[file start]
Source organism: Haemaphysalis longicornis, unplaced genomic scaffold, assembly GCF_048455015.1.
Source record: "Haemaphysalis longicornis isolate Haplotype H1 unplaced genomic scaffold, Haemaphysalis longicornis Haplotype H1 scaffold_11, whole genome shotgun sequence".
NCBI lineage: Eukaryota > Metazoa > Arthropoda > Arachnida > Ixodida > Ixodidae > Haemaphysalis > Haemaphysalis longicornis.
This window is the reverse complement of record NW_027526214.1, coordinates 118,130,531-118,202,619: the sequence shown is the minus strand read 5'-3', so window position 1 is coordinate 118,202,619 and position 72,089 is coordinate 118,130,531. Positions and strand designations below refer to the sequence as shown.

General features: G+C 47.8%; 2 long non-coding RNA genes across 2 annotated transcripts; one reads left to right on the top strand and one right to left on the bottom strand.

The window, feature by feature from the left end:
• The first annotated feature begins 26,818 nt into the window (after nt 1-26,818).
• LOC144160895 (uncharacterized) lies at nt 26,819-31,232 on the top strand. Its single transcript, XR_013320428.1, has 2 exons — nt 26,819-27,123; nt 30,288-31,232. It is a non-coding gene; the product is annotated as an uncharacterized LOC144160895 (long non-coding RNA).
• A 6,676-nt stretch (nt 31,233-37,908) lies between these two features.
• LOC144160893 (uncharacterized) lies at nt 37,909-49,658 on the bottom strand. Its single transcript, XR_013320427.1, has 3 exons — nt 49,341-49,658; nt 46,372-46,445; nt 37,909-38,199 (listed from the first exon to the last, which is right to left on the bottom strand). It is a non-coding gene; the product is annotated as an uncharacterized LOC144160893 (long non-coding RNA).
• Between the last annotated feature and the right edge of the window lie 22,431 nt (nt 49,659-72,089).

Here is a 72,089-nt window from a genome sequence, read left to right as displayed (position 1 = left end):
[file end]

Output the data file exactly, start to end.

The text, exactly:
Source organism: Haemaphysalis longicornis, unplaced genomic scaffold, assembly GCF_048455015.1.
Source record: "Haemaphysalis longicornis isolate Haplotype H1 unplaced genomic scaffold, Haemaphysalis longicornis Haplotype H1 scaffold_11, whole genome shotgun sequence".
NCBI lineage: Eukaryota > Metazoa > Arthropoda > Arachnida > Ixodida > Ixodidae > Haemaphysalis > Haemaphysalis longicornis.
This window is the reverse complement of record NW_027526214.1, coordinates 118,130,531-118,202,619: the sequence shown is the minus strand read 5'-3', so window position 1 is coordinate 118,202,619 and position 72,089 is coordinate 118,130,531. Positions and strand designations below refer to the sequence as shown.

General features: G+C 47.8%; 2 long non-coding RNA genes across 2 annotated transcripts; one reads left to right on the top strand and one right to left on the bottom strand.

The window, feature by feature from the left end:
• The first annotated feature begins 26,818 nt into the window (after nt 1-26,818).
• LOC144160895 (uncharacterized) lies at nt 26,819-31,232 on the top strand. Its single transcript, XR_013320428.1, has 2 exons — nt 26,819-27,123; nt 30,288-31,232. It is a non-coding gene; the product is annotated as an uncharacterized LOC144160895 (long non-coding RNA).
• A 6,676-nt stretch (nt 31,233-37,908) lies between these two features.
• LOC144160893 (uncharacterized) lies at nt 37,909-49,658 on the bottom strand. Its single transcript, XR_013320427.1, has 3 exons — nt 49,341-49,658; nt 46,372-46,445; nt 37,909-38,199 (listed from the first exon to the last, which is right to left on the bottom strand). It is a non-coding gene; the product is annotated as an uncharacterized LOC144160893 (long non-coding RNA).
• Between the last annotated feature and the right edge of the window lie 22,431 nt (nt 49,659-72,089).

Here is a 72,089-nt window from a genome sequence, read left to right as displayed (position 1 = left end):